Adapting to a new country— how to beat homesickness

Adapting to a new country— how to beat homesickness

Since I left my home country, one question I’ve often gotten is; ” how is it adapting to a new country?” My answer to that question is that it’s difficult and easy at the same time. When I look at people’s Instagram bios and see that they’ve been to 30+ countries, I don’t feel like the right person to answer this question. I mean, I haven’t even been to more than five countries ( I’ve had layovers in foreign countries but that doesn’t count). However, when I think about it, there’s a huge difference between going somewhere on vacation and actually living there as a foreigner. So, even if I only have bragging rights of saying I’ve lived in three different continents, I know a few things bout adapting to a new country.

I believe that depending on where you’re from, how you were brought up and which country you go to, you’ll adapt to a new place differently. I grew up visiting family between cities and that helped me adjust to new environments. On top of that, I was raised around travelers and constantly heard tales about their adventures abroad. That, paired with watching international programs on TV all day, just planted the wanderlust seed in me. At the time, it all seemed fairy-tale like and I had no idea about the challenges of adapting to a new country.

Even though it was clear for me that I wanted to travel and explore, it was still very scary. Extremely exciting but still nerve wrecking. Nothing compares to being in a totally different environment and having to lead a life there. Firstly, experiencing a new culture will give you a lot of cultural shock. Secondly, you’re going to face some challenges. Your beliefs and values will get questioned. Another thing bound to happen is you’ll learn a lot. Some of your myths about living in a new country will be debunked. If you’re lucky enough you’ll get to teach a lot too. You’ll get to share your culture with others and probably break some misconceptions too.

Adapting to a new country PC: jmuniz

While all that is great, the question still stands.

How do you go about adapting to a new country?

Well, based on my experiences, here’s how:

Tips for adapting to a new country

1. Don’t expect it to be like your home country

This might seem very obvious but it’s often forgotten. Constantly comparing your home country to a new country can ruin the experience for you. In fact, it’s one of the fastest ways you can get homesick. Look, I know, it’s almost impossible not to compare.Weighing out the different countries you’ve lived in is a normal thing to do. (At least I do it most of the time). However, the key point is to not expect the same thing. If you’re going to find life abroad the exact same way as home, then bother going? Can I get amen?

Pro Tip : Moving to a new country is a huge step that needs thorough preparation. Besides thinking of airfare, accommodation or your resident permit, you need to start preparing mentally too. If you’re obsessed with a certain restaurant in your city, start getting used to the idea that you won’t find it where you’re going.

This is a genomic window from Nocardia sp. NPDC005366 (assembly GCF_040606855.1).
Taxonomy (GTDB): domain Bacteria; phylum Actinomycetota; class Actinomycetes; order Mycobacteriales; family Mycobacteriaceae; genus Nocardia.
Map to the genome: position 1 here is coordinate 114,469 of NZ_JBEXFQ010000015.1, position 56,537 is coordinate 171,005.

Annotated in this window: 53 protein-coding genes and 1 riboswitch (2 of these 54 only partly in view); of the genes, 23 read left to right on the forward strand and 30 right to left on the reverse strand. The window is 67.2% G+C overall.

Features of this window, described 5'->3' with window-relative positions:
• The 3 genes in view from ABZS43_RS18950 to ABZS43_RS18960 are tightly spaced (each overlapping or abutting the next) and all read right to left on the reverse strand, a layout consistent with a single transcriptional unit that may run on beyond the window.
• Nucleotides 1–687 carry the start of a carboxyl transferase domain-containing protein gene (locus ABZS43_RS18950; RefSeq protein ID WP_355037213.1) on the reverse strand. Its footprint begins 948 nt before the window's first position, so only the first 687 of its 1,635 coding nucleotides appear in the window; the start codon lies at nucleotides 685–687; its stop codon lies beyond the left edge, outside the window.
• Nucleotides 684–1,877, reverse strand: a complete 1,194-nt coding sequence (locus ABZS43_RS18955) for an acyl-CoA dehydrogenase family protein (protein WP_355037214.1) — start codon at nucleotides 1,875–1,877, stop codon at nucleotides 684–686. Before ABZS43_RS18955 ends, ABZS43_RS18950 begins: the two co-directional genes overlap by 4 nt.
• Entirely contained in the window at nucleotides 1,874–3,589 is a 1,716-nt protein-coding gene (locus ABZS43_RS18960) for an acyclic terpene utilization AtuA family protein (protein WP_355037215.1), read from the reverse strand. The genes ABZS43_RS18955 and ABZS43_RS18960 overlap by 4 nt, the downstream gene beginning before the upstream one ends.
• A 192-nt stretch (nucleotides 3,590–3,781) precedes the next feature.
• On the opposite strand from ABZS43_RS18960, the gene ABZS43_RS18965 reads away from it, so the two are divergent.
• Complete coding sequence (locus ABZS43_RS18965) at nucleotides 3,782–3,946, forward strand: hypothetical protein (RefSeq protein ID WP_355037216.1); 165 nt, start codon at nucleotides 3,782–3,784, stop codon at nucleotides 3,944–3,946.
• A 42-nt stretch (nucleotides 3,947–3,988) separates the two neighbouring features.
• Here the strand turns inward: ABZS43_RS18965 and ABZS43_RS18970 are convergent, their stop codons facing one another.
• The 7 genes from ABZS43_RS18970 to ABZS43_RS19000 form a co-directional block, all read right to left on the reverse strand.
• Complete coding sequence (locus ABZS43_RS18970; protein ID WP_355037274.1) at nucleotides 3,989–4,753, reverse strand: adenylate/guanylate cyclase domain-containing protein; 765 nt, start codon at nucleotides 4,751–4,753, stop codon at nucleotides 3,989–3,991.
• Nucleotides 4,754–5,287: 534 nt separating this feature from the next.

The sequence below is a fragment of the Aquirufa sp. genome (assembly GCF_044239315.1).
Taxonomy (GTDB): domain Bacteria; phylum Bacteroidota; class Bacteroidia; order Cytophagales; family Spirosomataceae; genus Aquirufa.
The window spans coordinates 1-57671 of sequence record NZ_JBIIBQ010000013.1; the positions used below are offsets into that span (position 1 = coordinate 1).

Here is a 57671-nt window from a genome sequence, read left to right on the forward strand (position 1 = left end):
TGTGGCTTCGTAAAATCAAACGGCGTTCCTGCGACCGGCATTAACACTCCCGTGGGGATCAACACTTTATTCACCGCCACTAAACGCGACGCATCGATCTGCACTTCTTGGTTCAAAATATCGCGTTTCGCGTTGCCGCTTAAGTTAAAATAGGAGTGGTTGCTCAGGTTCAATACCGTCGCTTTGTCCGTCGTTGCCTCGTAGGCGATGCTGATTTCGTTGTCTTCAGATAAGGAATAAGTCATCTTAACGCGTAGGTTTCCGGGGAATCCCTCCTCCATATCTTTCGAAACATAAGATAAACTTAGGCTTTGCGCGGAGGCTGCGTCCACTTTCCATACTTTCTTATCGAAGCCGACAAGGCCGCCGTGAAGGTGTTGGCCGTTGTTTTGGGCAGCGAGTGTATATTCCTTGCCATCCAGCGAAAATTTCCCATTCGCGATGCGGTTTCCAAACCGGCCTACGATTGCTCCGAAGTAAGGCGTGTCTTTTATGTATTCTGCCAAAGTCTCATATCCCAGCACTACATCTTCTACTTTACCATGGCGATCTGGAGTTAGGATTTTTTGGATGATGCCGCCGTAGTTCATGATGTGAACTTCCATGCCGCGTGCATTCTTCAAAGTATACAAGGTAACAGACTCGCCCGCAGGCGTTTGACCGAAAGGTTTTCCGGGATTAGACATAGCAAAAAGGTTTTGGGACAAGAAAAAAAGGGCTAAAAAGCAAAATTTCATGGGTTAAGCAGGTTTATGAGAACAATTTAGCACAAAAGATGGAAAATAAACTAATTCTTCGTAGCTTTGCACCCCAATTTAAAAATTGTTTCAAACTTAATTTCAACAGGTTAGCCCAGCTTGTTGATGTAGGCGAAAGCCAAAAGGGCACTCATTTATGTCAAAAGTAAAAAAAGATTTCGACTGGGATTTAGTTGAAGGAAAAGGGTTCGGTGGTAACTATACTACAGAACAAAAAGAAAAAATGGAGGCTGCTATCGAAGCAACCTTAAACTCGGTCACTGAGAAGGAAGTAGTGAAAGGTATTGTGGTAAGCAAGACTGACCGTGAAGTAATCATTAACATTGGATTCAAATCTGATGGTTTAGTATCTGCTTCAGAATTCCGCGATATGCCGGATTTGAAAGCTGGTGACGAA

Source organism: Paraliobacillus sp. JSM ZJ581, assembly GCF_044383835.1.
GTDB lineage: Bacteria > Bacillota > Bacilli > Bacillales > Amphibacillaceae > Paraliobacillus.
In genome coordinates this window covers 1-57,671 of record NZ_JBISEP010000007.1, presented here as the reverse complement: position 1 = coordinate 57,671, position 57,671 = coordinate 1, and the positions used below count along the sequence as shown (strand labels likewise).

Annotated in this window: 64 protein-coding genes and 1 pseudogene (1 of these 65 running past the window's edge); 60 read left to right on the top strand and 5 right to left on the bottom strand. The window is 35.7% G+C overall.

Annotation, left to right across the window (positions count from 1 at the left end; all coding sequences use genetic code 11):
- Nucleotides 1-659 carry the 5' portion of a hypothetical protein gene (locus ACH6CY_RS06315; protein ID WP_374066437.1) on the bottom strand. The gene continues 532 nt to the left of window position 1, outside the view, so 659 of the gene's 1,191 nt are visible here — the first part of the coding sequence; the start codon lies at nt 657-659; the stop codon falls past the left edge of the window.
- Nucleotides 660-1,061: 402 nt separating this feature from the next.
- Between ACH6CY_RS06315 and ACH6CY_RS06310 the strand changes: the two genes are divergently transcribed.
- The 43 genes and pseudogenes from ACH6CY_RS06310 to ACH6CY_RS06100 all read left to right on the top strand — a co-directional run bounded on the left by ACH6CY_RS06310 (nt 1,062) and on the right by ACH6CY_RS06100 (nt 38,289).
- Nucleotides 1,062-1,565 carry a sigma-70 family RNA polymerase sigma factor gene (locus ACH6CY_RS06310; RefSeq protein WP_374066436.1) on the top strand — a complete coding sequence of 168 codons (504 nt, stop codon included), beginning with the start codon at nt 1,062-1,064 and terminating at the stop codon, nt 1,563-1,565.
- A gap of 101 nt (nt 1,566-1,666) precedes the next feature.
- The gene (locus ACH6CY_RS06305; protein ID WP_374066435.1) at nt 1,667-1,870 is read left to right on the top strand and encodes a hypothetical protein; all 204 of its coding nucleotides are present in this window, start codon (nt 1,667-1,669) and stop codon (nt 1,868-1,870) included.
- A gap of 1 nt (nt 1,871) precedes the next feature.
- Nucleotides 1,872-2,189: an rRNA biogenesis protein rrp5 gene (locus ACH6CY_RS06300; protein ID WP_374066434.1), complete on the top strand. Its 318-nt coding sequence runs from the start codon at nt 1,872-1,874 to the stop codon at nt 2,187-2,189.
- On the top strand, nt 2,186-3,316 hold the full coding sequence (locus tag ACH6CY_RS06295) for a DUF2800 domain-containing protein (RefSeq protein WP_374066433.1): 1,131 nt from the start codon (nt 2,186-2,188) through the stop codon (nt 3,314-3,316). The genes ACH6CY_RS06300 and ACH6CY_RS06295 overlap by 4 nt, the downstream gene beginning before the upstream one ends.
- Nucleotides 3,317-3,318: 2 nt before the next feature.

2. Get excited about the new experiences you’ll have

While we’re still on the topic of mental preparation, this is a big point. It’s incredible how much easier it can make adapting to a new country. I probably started fantasizing about going abroad when I was about eight years old. I imagined what it would be like and how fantastic it would be. Years later, I’m still doing the same. I begin adapting to a new country even before setting foot there. You can call this an act of faith, hope or the law of attraction but you need to be excited. Maybe the country wasn’t your first choice or you’re sad about leaving your loved ones. That’s all fine. Those are normal feelings to have but think of the new place. The new places you’ll visit, the new friends you’ll make and life you’ll have. Think of whatever you’re looking forward to the most.

Get excited- Adapting to a new country PC: phammi

Pro Tip : Find something that gets you exited about living life abroad. Before I came to Hungary, I downloaded a picture of the chain bridge and made it my lock-screen. I looked at it for months and I always imagined seeing it in person one day. Looking at my phone just made my heart warm and more excited. Once I arrived, the only thing I thought of was seeing those amazing places in real life.

The image of Budapest I had as my lock screen.

3. Carry a piece of home with you

If you’re going to be staying in a new country for a long time, you’ll get homesick at some point. In such times, you need something to comfort you and in certain cases only home can do this. Think of something you love about your country that you can carry with you. (Just be sure you can get through the airport with it). This could be a packet of spices to remind you of mum (or dad’s) cooking or it could be a teddy bear. I didn’t carry anything with me except my favorite clothes ( some of which I still have today) and even this helped. Each time I wore them, I thought of the memories I had in them.

Pro Tip : If you’re not able to carry a souvenir from home, you can do a lot to feel closer to where your heart lives. Just cooking our favorite dish from home or calling home can be the remedy for adapting to living in a new country.

4. Do some research about the new country

You should have done this before even reading this article. Whether you’re visiting short term or longer, you need to do your research. What language is spoken there, what are some do’s and don’ts? What are the people like? Doing your research and being able to answer these questions will make you more confident. And when it comes to adjusting to a country, you’re going to need a lot of it.